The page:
John Lin bestowed a 2021 Graham Foundation grant

John Lin bestowed a 2021 Graham Foundation grant

John Lin bestowed a 2021 Graham Foundation grant

More from Graham Foundation

Project title

Renovation Toolbox: A guided tour of innovative houses by self-builders in rural China

Project abstract

“Renovation Toolbox: A guided tour of innovative houses by self-builders in rural China” develops a series of short movies to spread stories of vernacular adaptations.

It has been over 50 years since Architecture Without Architects introduced vernacular or “non-pedigreed” architecture to a wider audience. Revisiting Rudofsky’s premise on vernacular architecture through the lens of contemporary China is to be confronted with abandonment, infrastructural collisions, mutations, adaptations, and contested territories. What we find today is a transitional life-style through a hybrid way of living. Stories of structural adaptation of traditional houses often happen alongside social and community transformation. The films act as “guided tours” of these transformations, narrating the design responses that negotiate between traditional housing forms and the changing conditions of the rural village. The goal is to bring the research to life actively demonstrating to governments and self-builders the culturally and environmentally sustainable benefit of adapting traditional houses as opposed to abandonment.

Project statement

The underpinning research uncovered examples of innovative, sustainable and efficient renovations of vernacular houses done by spontaneous builders in four remote locations in rural China. These renovated houses have already been represented through photographs and drawings in the previous research project, but in order to bring the research to life and to actively demonstrate the benefits of adapting traditional houses, a series of follow up films will be developed. The films act as “guided tours” of the renovations, making those remote houses virtually accessible.

There will be four films, each one corresponding to a vernacular house typology that emerged from the previous research (underground houses in Sanmenxia, Shanxi; wooden houses in Guizhou, Guiyang; collective houses in Longyan, Fujian; and seasonal houses in Shangri-La, Yunnan). The aim is to encourage people to consider adaptation as alternative over cheaply available building methods that are currently transforming the rural landscape. The project will also potentially influence policy in vernacular houses preservation. The understanding of adaptation as a viable strategy can help to reduce the abandonment of traditional houses and ensure the longevity of vernacular structures.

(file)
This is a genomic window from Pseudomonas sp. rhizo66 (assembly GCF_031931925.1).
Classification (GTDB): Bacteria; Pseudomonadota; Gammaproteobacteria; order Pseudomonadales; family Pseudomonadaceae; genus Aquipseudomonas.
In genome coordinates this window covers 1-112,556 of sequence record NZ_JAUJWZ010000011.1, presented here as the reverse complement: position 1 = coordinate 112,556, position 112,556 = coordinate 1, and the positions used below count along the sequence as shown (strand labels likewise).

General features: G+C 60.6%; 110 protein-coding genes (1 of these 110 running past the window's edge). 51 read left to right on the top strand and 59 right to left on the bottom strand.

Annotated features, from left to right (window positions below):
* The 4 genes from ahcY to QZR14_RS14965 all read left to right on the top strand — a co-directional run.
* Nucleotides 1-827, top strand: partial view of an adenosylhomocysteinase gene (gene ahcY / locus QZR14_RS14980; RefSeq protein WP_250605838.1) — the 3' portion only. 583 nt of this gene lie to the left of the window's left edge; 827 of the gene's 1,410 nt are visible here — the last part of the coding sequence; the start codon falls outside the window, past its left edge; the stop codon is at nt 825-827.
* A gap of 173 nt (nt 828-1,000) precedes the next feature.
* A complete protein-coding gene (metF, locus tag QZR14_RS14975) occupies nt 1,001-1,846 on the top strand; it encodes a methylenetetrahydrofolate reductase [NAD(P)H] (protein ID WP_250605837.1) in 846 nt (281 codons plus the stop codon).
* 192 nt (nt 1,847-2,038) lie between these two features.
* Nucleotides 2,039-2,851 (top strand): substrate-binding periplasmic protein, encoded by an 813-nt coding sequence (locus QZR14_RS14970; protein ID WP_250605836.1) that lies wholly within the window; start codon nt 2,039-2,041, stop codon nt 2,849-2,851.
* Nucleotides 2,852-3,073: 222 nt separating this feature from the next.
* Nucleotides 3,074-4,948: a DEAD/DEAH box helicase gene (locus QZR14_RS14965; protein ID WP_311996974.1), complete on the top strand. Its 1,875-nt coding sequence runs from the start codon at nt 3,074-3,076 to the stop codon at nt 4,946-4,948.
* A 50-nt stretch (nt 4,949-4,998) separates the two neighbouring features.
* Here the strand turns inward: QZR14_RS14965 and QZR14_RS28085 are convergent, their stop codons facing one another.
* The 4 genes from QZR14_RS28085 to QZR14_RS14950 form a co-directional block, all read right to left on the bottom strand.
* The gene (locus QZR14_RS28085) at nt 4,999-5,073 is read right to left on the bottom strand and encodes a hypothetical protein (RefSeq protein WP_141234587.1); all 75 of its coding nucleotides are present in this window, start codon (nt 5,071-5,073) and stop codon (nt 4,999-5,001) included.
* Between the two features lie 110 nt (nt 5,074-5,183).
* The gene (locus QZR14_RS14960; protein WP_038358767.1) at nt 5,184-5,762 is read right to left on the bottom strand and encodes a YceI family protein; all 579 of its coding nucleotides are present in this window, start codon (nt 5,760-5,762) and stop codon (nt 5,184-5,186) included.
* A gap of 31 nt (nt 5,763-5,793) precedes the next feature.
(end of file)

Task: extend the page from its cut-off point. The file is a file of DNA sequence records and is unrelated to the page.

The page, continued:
The films will have a greater impact on the actual production of the rural built environment – much of which is made without architects.

John Lin bestowed a 2021 Graham Foundation grant

2020 Book of the Year Award by ASU Institute for Humanities Research

Dr Juan Du, Associate Professor in the Department of Architecture, Associate Dean (International and Mainland China Affairs) and Director of the Urban Ecologies Design Lab (UEDL) of the Faculty of Architecture of the University of Hong Kong (HKU), has been presented the 2020 Book of the Year Award for Interdisciplinary Research by the Arizona State University (ASU) Institute for Humanities Research (IHR) for her book The Shenzhen Experiment: The Story of China’s Instant City (Harvard University Press, 2020).

The Shenzhen Experiment, published by Harvard University Press, unravels the myth of Shenzhen, a modern “miracle” that grew at an unprecedented rate from a rural border town into a megacity of 20 million within 40 years. Ten years in the making, the book reveals a surprising history for this so-called “instant city” and its success, which is not only attributed to centralised planning and economic policies, but also due to its diverse, vibrant communities such as indigenous farmers and migrant workers.

The IHR Book of the Year Jury commended The Shenzhen Experiment to be “beautifully written, masterfully narrated, rigorously researched, convincingly argued, and acutely relevant in today’s world. Du has brought environmental studies, urban studies, ethnic studies and the power of narrative non-fiction to bear on an illuminating story about the politics and possibilities of massive societal transformation.”

The Shenzhen Experiment has been reviewed by Architectural Record, ICON, Journal of the Society of Architectural Historians, Asian Review of Books, Asian Affairs, Asian Century Institute, The Journal of Asian Studies, The China Quarterly, The Wall Street Journal, Financial Times, Foreign Affairs, Frankfurter Allgemeine, and Nature.

Reviewers commented that “Du’s new book provides historical context on this city’s development. And context is sorely needed: much coverage of Shenzhen’s development repeats the same lazy, government-derived tropes of a ‘fishing village turned megalopolis’ or a technological city of the future.” “The early history of the Shenzhen region is also a fascinating story, and Du is a masterful storyteller. She demonstrates the importance of this area and how it and Hong Kong were not just a barren area inhabited by pirates before the Opium Wars, but that the region was China’s most important salt depository going back millennia.”